Gay Culverhouse, former Bucs president who helped injured players dies at 73


Gay Culverhouse, former president of the Tampa Bay Buccaneers, right, testifies on Capitol Hill in Washington, Wednesday, Oct. 28, 2009, before a House Judiciary Committee hearing on legal issues relating to football head injuries. NFL Commissioner Roger Goodell, left, and NFL Players Association Executive Director DeMaurice Smith, center, look on. (AP Photo/Charles Dharapak)

TAMPA, Fla. (WFLA) – Former Tampa Bay Buccaneers team president and senior executive Gay Culverhouse died Wednesday at her home in Fernandina Beach from complications from bone marrow cancer, the New York Times reported. She was 73.

“We are saddened to hear of the passing of Gay Culverhouse earlier this week,” Buccaneers owner and co-chairman Bryan Glazer said in a statement to ESPN. “During her family’s ownership of the Buccaneers, Gay was a leading figure in and around the Tampa Bay community who was defined by her compassion for helping others. Her tireless work as an advocate for retired NFL players is also an important part of her personal legacy. We send our heartfelt condolences to her children, Leigh and Chris, and the entire Culverhouse family.”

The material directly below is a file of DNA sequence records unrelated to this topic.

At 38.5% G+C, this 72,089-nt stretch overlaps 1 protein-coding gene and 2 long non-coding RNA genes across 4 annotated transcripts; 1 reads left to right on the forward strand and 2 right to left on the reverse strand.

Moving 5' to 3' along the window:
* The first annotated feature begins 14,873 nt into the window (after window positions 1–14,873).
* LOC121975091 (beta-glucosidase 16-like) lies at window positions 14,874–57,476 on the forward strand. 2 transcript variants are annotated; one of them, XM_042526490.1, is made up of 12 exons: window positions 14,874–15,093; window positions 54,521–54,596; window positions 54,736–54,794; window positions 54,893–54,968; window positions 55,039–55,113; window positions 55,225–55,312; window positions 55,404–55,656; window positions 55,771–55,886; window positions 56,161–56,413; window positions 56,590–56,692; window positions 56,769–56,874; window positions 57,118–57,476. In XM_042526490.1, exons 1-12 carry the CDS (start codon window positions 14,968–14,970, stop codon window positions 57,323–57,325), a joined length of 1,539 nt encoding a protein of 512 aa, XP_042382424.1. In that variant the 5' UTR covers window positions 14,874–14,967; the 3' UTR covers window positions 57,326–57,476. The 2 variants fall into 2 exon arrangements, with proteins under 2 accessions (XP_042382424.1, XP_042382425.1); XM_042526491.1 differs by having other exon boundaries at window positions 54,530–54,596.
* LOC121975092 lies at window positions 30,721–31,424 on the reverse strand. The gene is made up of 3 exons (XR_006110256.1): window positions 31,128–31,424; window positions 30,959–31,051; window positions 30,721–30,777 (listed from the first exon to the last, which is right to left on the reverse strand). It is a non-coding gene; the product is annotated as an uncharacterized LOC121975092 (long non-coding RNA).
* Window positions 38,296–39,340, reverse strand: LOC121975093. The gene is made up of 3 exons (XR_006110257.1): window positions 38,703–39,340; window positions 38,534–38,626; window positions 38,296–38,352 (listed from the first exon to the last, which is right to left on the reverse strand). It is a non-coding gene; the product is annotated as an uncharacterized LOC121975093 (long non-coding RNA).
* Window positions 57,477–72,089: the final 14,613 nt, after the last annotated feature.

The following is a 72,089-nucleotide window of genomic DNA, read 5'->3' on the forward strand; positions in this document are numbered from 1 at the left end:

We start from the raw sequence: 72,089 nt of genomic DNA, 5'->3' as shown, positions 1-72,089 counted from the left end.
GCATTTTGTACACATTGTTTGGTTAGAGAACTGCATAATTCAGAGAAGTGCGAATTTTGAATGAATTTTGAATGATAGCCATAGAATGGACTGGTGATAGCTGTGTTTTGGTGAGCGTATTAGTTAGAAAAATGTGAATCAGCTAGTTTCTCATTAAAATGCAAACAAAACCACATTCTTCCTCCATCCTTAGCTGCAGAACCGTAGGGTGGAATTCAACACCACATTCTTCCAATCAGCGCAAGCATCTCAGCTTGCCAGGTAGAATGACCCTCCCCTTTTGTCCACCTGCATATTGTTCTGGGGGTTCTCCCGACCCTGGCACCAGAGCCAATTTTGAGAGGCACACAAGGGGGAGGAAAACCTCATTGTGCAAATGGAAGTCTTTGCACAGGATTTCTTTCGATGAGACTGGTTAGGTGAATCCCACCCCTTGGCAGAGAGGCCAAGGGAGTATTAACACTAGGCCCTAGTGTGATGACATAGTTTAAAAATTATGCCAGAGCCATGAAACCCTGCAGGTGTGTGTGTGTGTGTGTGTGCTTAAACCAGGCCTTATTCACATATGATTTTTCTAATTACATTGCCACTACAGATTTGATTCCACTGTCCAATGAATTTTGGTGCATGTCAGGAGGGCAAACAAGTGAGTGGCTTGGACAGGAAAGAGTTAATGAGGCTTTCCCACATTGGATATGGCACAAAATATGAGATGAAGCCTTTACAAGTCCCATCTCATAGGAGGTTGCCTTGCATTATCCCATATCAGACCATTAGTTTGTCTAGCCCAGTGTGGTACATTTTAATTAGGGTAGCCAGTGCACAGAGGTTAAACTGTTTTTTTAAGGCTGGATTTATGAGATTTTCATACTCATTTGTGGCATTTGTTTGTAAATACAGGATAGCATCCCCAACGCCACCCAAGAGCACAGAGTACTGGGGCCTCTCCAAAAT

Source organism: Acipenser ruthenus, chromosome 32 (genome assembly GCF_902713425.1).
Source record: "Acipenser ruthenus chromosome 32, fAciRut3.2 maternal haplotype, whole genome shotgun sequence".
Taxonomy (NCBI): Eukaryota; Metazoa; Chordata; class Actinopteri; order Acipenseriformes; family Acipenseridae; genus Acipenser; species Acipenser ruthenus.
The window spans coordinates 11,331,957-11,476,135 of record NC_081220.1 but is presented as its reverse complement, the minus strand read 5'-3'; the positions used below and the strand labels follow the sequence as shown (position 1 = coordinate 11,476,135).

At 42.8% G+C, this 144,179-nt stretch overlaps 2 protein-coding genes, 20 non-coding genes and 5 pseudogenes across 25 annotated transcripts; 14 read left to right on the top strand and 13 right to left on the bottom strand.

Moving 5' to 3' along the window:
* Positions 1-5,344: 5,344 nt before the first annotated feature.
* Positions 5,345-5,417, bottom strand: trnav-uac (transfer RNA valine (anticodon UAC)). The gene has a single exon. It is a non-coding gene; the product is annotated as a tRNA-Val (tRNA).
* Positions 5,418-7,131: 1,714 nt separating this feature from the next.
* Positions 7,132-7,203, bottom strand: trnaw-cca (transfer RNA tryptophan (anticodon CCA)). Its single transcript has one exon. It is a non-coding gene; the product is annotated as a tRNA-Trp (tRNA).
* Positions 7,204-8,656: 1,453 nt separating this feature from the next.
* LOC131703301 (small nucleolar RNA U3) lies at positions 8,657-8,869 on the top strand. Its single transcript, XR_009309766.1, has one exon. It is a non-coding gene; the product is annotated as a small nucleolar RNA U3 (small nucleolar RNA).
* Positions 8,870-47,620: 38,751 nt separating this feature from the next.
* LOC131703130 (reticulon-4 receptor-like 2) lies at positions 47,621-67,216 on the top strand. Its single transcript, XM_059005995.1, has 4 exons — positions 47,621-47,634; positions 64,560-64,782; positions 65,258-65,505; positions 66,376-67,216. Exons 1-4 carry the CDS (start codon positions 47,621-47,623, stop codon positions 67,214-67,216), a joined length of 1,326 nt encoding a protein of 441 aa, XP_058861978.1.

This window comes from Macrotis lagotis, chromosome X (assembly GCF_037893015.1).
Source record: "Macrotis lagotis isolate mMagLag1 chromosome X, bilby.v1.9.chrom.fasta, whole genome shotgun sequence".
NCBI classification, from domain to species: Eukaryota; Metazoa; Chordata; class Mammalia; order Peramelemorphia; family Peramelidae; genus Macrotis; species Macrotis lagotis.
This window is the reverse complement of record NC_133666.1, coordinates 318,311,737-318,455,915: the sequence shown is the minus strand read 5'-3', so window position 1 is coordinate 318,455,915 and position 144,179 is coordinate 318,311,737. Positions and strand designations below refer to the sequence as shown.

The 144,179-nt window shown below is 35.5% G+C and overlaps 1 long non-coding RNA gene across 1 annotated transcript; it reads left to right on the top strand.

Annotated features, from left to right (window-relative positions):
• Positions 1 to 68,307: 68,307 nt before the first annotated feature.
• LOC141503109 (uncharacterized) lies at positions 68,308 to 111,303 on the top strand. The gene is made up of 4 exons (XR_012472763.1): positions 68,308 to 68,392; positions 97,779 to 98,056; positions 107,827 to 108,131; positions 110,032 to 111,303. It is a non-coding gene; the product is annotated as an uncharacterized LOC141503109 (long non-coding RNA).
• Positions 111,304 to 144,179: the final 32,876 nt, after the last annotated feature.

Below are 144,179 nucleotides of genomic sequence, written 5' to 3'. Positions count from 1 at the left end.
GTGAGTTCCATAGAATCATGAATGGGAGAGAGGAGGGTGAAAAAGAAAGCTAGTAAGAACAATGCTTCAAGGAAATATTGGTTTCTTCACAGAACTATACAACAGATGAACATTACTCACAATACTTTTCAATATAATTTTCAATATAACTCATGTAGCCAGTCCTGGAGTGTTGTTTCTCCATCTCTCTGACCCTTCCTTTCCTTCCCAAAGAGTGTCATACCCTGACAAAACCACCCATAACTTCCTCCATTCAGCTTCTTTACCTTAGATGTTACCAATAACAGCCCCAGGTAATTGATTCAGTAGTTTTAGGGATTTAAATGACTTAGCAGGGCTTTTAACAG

Culverhouse, the daughter of late Buccaneers owner Hugh Culverhouse, spent eight years with the Buccaneers after working as an instructor at the University of South Florida College of Medicine, specializing in child psychiatry. She left the organization in 1994.

Culver was inspired by Tom McHale, a former Bucs player who suffered a chronic traumatic encephalopathy, a degenerative brain disease, to advocate for injured players.

In 2006, she testified before the House Judiciary Committee at a hearing on football brain injuries.

“My men have headaches that never stop. They cannot remember where they are going or what they want to say without writing it down. Some are on government welfare. Some are addicted to pain medication. Some are dead,” she said.

According to reports, Culverhouse died from myelofibrosis, a type of bone marrow cancer that disrupts the body’s normal production of blood cells.

She is survived by her daughter, son, her brother, Hugh Jr. and several grandchildren.


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